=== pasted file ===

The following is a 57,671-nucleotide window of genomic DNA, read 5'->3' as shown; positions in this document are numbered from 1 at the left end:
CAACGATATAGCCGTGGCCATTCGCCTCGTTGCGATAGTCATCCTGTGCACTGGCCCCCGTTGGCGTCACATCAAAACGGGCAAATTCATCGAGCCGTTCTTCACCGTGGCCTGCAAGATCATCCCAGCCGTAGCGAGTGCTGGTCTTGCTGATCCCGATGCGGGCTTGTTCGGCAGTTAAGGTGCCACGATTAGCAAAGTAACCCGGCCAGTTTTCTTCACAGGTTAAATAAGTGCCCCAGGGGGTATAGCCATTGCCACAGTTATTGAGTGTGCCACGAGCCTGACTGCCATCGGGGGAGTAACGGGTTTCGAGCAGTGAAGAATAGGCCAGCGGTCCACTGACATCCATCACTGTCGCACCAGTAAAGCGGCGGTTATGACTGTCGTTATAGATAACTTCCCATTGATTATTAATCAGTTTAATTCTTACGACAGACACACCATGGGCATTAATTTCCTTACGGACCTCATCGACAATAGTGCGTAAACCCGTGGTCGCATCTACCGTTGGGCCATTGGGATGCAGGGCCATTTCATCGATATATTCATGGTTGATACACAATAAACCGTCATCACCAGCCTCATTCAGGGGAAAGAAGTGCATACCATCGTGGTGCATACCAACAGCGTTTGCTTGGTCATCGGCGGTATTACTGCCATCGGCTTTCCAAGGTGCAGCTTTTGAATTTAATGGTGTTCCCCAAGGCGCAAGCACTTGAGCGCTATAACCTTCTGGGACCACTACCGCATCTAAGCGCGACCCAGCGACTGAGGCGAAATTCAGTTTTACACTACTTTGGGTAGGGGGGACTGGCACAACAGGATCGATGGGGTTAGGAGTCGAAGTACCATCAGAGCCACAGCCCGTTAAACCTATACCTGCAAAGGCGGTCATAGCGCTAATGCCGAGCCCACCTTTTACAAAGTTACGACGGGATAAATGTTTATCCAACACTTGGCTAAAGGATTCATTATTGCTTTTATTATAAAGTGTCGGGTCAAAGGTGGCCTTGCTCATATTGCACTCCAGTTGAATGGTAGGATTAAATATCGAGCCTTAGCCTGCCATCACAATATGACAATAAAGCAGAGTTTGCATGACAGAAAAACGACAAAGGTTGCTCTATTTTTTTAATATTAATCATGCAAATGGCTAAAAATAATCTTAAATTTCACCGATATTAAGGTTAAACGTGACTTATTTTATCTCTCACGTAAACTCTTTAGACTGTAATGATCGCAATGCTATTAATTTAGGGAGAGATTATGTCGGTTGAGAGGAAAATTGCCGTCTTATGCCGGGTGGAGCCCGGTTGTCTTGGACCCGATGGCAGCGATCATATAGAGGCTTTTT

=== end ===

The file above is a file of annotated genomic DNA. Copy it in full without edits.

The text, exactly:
The following is a 57,671-nucleotide window of genomic DNA, read 5'->3' as shown; positions in this document are numbered from 1 at the left end:
CAACGATATAGCCGTGGCCATTCGCCTCGTTGCGATAGTCATCCTGTGCACTGGCCCCCGTTGGCGTCACATCAAAACGGGCAAATTCATCGAGCCGTTCTTCACCGTGGCCTGCAAGATCATCCCAGCCGTAGCGAGTGCTGGTCTTGCTGATCCCGATGCGGGCTTGTTCGGCAGTTAAGGTGCCACGATTAGCAAAGTAACCCGGCCAGTTTTCTTCACAGGTTAAATAAGTGCCCCAGGGGGTATAGCCATTGCCACAGTTATTGAGTGTGCCACGAGCCTGACTGCCATCGGGGGAGTAACGGGTTTCGAGCAGTGAAGAATAGGCCAGCGGTCCACTGACATCCATCACTGTCGCACCAGTAAAGCGGCGGTTATGACTGTCGTTATAGATAACTTCCCATTGATTATTAATCAGTTTAATTCTTACGACAGACACACCATGGGCATTAATTTCCTTACGGACCTCATCGACAATAGTGCGTAAACCCGTGGTCGCATCTACCGTTGGGCCATTGGGATGCAGGGCCATTTCATCGATATATTCATGGTTGATACACAATAAACCGTCATCACCAGCCTCATTCAGGGGAAAGAAGTGCATACCATCGTGGTGCATACCAACAGCGTTTGCTTGGTCATCGGCGGTATTACTGCCATCGGCTTTCCAAGGTGCAGCTTTTGAATTTAATGGTGTTCCCCAAGGCGCAAGCACTTGAGCGCTATAACCTTCTGGGACCACTACCGCATCTAAGCGCGACCCAGCGACTGAGGCGAAATTCAGTTTTACACTACTTTGGGTAGGGGGGACTGGCACAACAGGATCGATGGGGTTAGGAGTCGAAGTACCATCAGAGCCACAGCCCGTTAAACCTATACCTGCAAAGGCGGTCATAGCGCTAATGCCGAGCCCACCTTTTACAAAGTTACGACGGGATAAATGTTTATCCAACACTTGGCTAAAGGATTCATTATTGCTTTTATTATAAAGTGTCGGGTCAAAGGTGGCCTTGCTCATATTGCACTCCAGTTGAATGGTAGGATTAAATATCGAGCCTTAGCCTGCCATCACAATATGACAATAAAGCAGAGTTTGCATGACAGAAAAACGACAAAGGTTGCTCTATTTTTTTAATATTAATCATGCAAATGGCTAAAAATAATCTTAAATTTCACCGATATTAAGGTTAAACGTGACTTATTTTATCTCTCACGTAAACTCTTTAGACTGTAATGATCGCAATGCTATTAATTTAGGGAGAGATTATGTCGGTTGAGAGGAAAATTGCCGTCTTATGCCGGGTGGAGCCCGGTTGTCTTGGACCCGATGGCAGCGATCATATAGAGGCTTTTT